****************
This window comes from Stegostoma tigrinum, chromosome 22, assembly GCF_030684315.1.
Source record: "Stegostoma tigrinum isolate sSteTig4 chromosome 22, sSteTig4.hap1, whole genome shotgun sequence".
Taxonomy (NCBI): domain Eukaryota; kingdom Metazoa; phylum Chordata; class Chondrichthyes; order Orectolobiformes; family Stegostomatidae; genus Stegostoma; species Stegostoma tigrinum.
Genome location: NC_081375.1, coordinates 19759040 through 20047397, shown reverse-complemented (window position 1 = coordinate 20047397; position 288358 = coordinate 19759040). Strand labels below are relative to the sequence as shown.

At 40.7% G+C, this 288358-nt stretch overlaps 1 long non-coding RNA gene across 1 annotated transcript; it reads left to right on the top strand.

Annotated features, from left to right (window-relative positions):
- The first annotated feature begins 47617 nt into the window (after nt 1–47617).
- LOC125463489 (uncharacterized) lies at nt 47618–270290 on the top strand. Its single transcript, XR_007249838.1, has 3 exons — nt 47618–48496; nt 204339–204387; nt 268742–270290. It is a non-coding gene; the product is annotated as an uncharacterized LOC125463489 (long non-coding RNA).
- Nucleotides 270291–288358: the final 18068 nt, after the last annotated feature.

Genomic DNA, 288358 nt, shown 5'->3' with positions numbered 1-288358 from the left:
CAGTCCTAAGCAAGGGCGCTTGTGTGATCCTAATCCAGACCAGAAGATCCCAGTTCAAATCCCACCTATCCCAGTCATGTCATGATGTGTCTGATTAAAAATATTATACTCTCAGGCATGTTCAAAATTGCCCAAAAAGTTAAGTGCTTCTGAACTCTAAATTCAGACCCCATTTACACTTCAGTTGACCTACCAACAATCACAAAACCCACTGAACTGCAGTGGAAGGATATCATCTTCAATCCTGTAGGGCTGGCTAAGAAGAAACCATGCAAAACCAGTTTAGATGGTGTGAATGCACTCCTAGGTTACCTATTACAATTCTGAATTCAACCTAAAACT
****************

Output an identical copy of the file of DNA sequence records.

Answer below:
This window comes from Stegostoma tigrinum, chromosome 22, assembly GCF_030684315.1.
Source record: "Stegostoma tigrinum isolate sSteTig4 chromosome 22, sSteTig4.hap1, whole genome shotgun sequence".
Taxonomy (NCBI): domain Eukaryota; kingdom Metazoa; phylum Chordata; class Chondrichthyes; order Orectolobiformes; family Stegostomatidae; genus Stegostoma; species Stegostoma tigrinum.
Genome location: NC_081375.1, coordinates 19759040 through 20047397, shown reverse-complemented (window position 1 = coordinate 20047397; position 288358 = coordinate 19759040). Strand labels below are relative to the sequence as shown.

At 40.7% G+C, this 288358-nt stretch overlaps 1 long non-coding RNA gene across 1 annotated transcript; it reads left to right on the top strand.

Annotated features, from left to right (window-relative positions):
- The first annotated feature begins 47617 nt into the window (after nt 1–47617).
- LOC125463489 (uncharacterized) lies at nt 47618–270290 on the top strand. Its single transcript, XR_007249838.1, has 3 exons — nt 47618–48496; nt 204339–204387; nt 268742–270290. It is a non-coding gene; the product is annotated as an uncharacterized LOC125463489 (long non-coding RNA).
- Nucleotides 270291–288358: the final 18068 nt, after the last annotated feature.

Genomic DNA, 288358 nt, shown 5'->3' with positions numbered 1-288358 from the left:
CAGTCCTAAGCAAGGGCGCTTGTGTGATCCTAATCCAGACCAGAAGATCCCAGTTCAAATCCCACCTATCCCAGTCATGTCATGATGTGTCTGATTAAAAATATTATACTCTCAGGCATGTTCAAAATTGCCCAAAAAGTTAAGTGCTTCTGAACTCTAAATTCAGACCCCATTTACACTTCAGTTGACCTACCAACAATCACAAAACCCACTGAACTGCAGTGGAAGGATATCATCTTCAATCCTGTAGGGCTGGCTAAGAAGAAACCATGCAAAACCAGTTTAGATGGTGTGAATGCACTCCTAGGTTACCTATTACAATTCTGAATTCAACCTAAAACT